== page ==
Hypersonic aircraft breaks world record
- 9/11 may have been the result of a similar remote control technology.
Hypersonic aircraft flies at Mach 7
EDWARDS AIR FORCE BASE, March 28: An experimental X-43 pilotless
plane late on Saturday broke the world speed record for an
atmospheric engine, briefly flying at 7,700 kilometres per hour -
seven times the speed of sound, NASA said.
The hypersonic aircraft, a cross between a jet and a rocket, was
dropped from the wing of a modified B-52 bomber, boosted by an
auxiliary rocket to an altitude of nearly 100,000 feet and flew on
its own power for 10 seconds, said the National Aeronautics and Space
After the 10-second test firing of the engine, the X-43A glided
through the atmosphere conducting a series of aerodynamic manoeuvres
for about six minutes before plunging into the Pacific Ocean.
"This is a success, everything worked as planned," said NASA
spokeswoman Leslie William. "For the first time we succeeded in
separating two vehicles flying at Mach 7. The atmospheric engine as
planned for 10 seconds at a hypersonic speed," she said. "So far
everything has been successful."
Project chief Vincent Rausch had earlier said the 230 million dollar
programme "could mark the beginning of a revolution in aviation and
NASA says the prototype engine is destined to eventually power a new
generation of space shuttles. The test of the tiny prototype - only
3.6 meters in length and 1.5 meters wingspan, weighing 1.2 tons -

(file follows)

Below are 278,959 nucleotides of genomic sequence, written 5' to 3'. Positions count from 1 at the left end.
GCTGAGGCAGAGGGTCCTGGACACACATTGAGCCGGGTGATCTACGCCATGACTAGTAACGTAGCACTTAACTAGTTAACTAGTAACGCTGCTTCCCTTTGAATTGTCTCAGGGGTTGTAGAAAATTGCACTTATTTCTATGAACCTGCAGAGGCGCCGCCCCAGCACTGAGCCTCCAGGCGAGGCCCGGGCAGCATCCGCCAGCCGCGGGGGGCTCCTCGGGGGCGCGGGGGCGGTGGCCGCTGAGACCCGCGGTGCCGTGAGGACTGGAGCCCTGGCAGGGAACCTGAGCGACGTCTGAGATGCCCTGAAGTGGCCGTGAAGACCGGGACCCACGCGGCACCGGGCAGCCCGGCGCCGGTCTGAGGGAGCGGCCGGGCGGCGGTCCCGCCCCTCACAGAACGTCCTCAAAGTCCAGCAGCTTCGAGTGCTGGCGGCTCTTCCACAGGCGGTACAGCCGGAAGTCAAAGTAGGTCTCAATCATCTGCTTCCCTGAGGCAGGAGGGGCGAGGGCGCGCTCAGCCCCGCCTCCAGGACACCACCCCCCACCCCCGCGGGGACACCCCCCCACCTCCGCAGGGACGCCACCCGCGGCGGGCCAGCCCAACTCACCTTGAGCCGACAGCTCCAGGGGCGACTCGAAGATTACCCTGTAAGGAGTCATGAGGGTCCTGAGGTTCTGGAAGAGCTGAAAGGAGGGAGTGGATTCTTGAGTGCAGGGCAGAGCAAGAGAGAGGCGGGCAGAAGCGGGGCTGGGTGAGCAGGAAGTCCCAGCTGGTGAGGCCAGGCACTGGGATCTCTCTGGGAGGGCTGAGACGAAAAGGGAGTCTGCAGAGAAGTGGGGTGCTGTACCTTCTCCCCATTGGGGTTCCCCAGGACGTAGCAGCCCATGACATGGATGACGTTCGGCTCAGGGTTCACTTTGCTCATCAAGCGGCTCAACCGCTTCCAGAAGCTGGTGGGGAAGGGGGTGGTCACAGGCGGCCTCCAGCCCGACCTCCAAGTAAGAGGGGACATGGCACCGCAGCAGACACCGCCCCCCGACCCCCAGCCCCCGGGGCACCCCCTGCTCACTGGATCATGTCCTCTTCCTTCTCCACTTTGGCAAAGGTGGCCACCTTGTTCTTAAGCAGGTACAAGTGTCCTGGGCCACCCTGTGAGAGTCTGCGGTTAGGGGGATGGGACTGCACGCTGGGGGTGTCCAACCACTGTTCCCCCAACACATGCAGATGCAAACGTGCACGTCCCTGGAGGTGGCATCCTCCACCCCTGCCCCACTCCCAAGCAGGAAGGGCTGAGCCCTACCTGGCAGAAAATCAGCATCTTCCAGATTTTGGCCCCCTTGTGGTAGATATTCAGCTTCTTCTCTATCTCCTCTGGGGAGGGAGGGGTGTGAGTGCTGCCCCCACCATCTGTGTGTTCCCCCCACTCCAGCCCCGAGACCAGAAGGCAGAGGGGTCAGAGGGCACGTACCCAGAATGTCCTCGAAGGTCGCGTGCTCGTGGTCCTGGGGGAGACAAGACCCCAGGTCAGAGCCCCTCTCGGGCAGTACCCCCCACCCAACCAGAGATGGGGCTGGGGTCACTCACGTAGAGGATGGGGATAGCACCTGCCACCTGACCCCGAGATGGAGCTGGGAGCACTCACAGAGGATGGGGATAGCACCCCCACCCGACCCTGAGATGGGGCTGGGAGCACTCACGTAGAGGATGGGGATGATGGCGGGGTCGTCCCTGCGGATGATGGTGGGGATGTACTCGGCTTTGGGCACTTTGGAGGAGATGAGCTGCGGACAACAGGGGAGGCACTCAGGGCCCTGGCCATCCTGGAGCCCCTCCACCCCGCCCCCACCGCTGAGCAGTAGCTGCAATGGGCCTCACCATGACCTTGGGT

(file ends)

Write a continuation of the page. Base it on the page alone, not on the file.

marked the first time a non-rocket, air-breathing scramjet engine
powered a vehicle in flight at hypersonic speeds, defined as speeds
above Mach 5.
The previous world speed record was established by an SR-
71 "Blackbird" spy plane, which flew at Mach 3.2. An experimental X-
15 plane was able to fly at Mach 6.7, but with a rocket engine.
NASA described the X-43 as a cross between a jet engine and a rocket
engine, called a "scramjet," for supersonic combustible ramjet, an
engine resulting from 20 years of research.
A scramjet operates by supersonic combustion of fuel in a stream of
air compressed by the high forward speed of the aircraft, as opposed
to a normal jet engine, in which turbine blades compress the air.
Scramjets start operation at about Mach 6, or six times the speed of
sound. Therefore, the aircraft needed to be boosted by an auxiliary
rocket to its autonomous operating altitude.
NASA said the scramjet technology seeks to launch air-breathing
engines to ever higher altitudes without the weight oxygen canisters
add, thus increasing payload capacity and eventually lowering the
cost of orbital launches.
The major difference between a scramjet and a rocket engine is that a
rocket must carry its own supply of oxygen, while a scramjet, taking
advantage of very high speed, extracts oxygen even from the extremely
thin atmosphere at high altitudes.
The X-43 has a theoretical top speed of 10,000 km/h but NASA said it
did not attempt to attain that speed during Saturday's trial flight. -
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